Killing of Jamarion Robinson

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Killing of Jamarion Robinson
DateAugust 5, 2016
LocationEast Point, Georgia, US
TypePolice shooting
AccusedEric Heinze
Kristopher Hutchens
ChargesFelony murder, burglary, aggravated assault and making false statements

On August 5, 2016, Jamarion Rashad Robinson, a 26-year-old African American man who had been diagnosed with paranoid schizophrenia, was shot 59 times and killed in a police raid in East Point, Georgia, a suburb of Atlanta.[1][2] The shooting occurred when at least 14 officers of a Southeast Regional Fugitive Taskforce from at least seven different agencies, led by U.S. Marshals, forcibly entered the apartment of Robinson's girlfriend to serve a warrant for his arrest.[3][4] The officers were heavily armed, including with submachine guns.[2] The warrant was being served on behalf of the Gwinnett County police and the Atlanta Police Department, and authorities said they had sought his arrest for attempted arson and aggravated assault of a police officer.[5] The Georgia Bureau of Investigation (GBI) stated that Robinson had been repeatedly ordered to put down a weapon and that officers who had been involved in the shooting reported Robinson fired at them three times.[1][2][3]

The case has been highlighted as an example of excessive force by law enforcement officers,[3][6] systemic racism in law enforcement,[7][8][9] a lack of knowledge in police who interact with people who have a mental illness,[6][10] a lack of transparency and accountability surrounding the actions of police officers,[8][11] and a lack of use of body cameras by police and U.S. Marshals when serving arrest warrants.[6]

A civil lawsuit has been pursued by the mother of Jamarion Robinson since 2018, and on October 27, 2021, U.S. Marshal Eric Heinze and Clayton County Police officer Kristopher Hutchens were criminally charged with felony murder, burglary, aggravated assault and making false statements in connection with the shooting.[12]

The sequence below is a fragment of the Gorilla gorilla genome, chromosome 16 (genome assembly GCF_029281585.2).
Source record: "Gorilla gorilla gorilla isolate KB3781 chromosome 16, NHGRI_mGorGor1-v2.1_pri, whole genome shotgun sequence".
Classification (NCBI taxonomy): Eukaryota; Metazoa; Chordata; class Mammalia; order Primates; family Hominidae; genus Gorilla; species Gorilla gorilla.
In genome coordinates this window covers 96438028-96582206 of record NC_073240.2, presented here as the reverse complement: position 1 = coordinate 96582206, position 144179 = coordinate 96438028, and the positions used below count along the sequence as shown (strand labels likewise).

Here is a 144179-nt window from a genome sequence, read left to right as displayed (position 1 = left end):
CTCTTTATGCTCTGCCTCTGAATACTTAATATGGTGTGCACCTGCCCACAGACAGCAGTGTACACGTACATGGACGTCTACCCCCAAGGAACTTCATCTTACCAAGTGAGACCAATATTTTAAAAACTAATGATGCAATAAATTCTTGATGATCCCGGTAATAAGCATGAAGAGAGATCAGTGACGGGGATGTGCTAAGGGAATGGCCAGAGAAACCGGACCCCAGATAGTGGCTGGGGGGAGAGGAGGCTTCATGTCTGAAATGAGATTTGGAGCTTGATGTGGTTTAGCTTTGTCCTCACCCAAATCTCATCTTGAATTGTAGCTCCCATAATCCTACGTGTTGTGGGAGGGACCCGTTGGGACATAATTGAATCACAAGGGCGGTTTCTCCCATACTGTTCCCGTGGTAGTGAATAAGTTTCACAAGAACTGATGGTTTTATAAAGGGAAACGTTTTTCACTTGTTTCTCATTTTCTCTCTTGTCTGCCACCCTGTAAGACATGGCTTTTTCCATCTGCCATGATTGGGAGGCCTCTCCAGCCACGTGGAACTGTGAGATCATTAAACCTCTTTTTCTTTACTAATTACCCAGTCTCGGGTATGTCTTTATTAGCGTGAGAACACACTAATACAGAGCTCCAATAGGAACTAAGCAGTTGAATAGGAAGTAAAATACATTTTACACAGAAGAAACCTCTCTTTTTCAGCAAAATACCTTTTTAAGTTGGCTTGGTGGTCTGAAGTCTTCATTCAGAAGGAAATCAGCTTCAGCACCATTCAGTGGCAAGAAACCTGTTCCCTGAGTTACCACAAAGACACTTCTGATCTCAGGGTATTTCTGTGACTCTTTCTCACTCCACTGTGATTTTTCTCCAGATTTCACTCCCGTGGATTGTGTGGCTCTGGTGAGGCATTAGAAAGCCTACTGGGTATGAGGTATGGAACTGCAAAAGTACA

Jamarion Robinson had been a biology student at Clark Atlanta University (CAU), and had been a running back on the football teams of CAU and Tuskegee University, but he had paused his education several years prior to the incident.[2][6] According to his mother, he was in the process of transferring to Tuskegee University and had texted her two days before the shooting to tell her he had just enrolled there for what would be his final semester.[13]

He had no criminal record other than a series of misdemeanor traffic violations in the previous two years.[2][6] His family said they believe the police were seeking him due to mistaking him for someone else.[13] Police showed a photo of the man they were seeking to his grandmother, and she said "That's not my grandson."[14]


On August 5, 2016, officers of a Southeast Regional Fugitive Taskforce from at least seven different agencies, led by U.S. Marshals, forcibly entered the apartment of Robinson's girlfriend to serve a warrant for his arrest.[3] Police have said they were serving a warrant for Robinson's arrest on charges of attempted arson and aggravated assault of a police officer.[5] Robinson was staying with his girlfriend at the time of the incident, and lived with his mother in Lawrenceville.[15] Police claimed they opened fire after Robinson refused to exit his girlfriend's apartment and was seen with a gun in his hand.[16] A cellphone video that included the sounds of the shooting was recorded by a resident standing near the apartment.[6][17] The shooting continued for nearly three minutes.[6][18] Police stated that Robinson had been repeatedly ordered to put down a weapon and had fired at them three times.[1]